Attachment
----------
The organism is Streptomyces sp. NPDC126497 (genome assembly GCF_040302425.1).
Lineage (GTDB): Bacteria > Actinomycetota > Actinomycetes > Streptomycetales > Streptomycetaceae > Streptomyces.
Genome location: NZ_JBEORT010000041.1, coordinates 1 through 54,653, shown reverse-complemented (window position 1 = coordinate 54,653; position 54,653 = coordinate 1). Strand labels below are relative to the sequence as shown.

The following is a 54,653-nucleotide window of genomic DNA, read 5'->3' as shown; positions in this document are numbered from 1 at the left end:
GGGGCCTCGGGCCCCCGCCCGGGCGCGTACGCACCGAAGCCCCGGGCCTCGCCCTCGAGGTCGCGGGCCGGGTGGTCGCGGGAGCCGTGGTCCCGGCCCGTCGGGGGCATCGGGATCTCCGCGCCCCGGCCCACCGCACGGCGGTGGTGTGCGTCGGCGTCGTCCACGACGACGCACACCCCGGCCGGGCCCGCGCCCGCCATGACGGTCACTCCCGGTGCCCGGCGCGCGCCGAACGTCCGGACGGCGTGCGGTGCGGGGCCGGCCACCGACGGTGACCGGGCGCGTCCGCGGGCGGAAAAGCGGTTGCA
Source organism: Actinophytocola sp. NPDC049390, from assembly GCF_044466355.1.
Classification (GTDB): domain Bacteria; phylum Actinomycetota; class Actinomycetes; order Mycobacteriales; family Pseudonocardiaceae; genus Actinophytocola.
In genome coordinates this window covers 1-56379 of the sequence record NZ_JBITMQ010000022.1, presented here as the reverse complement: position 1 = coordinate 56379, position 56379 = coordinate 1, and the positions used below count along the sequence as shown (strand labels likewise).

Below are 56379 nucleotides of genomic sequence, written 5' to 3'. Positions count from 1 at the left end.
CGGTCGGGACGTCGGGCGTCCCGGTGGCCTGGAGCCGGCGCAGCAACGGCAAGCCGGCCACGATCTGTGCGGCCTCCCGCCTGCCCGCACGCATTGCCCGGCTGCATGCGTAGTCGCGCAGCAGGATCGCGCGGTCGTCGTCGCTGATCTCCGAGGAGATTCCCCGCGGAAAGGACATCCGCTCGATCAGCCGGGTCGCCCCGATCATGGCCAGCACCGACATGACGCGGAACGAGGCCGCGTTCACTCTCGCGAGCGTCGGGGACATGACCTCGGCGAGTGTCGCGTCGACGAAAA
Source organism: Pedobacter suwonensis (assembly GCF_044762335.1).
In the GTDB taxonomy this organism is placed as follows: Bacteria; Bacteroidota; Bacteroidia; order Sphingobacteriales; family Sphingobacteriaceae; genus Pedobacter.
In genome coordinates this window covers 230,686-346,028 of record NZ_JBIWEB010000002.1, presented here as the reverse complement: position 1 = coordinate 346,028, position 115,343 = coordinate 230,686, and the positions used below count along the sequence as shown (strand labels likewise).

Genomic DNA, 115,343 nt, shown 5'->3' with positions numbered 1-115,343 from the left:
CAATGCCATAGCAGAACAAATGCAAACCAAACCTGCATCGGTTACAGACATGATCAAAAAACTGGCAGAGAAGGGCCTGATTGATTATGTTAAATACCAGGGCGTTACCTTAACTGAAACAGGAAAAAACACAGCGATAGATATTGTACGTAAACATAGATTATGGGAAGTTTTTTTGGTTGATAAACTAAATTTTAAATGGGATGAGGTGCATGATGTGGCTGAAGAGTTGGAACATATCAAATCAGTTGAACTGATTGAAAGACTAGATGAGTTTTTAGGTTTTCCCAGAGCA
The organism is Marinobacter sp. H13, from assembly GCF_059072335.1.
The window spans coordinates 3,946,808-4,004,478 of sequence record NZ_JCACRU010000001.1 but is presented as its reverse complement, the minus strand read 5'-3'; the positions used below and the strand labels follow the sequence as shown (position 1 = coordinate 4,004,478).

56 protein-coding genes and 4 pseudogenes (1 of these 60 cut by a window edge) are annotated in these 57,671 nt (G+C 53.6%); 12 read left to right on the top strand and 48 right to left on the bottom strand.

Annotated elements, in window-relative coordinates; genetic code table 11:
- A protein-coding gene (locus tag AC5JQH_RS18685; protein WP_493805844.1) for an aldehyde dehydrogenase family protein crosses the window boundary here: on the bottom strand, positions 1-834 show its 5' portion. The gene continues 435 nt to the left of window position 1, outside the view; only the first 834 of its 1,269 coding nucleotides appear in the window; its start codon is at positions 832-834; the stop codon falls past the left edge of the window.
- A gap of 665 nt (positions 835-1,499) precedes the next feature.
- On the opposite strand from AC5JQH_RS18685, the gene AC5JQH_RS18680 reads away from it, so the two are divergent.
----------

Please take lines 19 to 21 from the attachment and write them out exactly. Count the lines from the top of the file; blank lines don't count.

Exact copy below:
Annotated elements, in window-relative coordinates; genetic code table 11:
- A protein-coding gene (locus tag AC5JQH_RS18685; protein WP_493805844.1) for an aldehyde dehydrogenase family protein crosses the window boundary here: on the bottom strand, positions 1-834 show its 5' portion. The gene continues 435 nt to the left of window position 1, outside the view; only the first 834 of its 1,269 coding nucleotides appear in the window; its start codon is at positions 832-834; the stop codon falls past the left edge of the window.
- A gap of 665 nt (positions 835-1,499) precedes the next feature.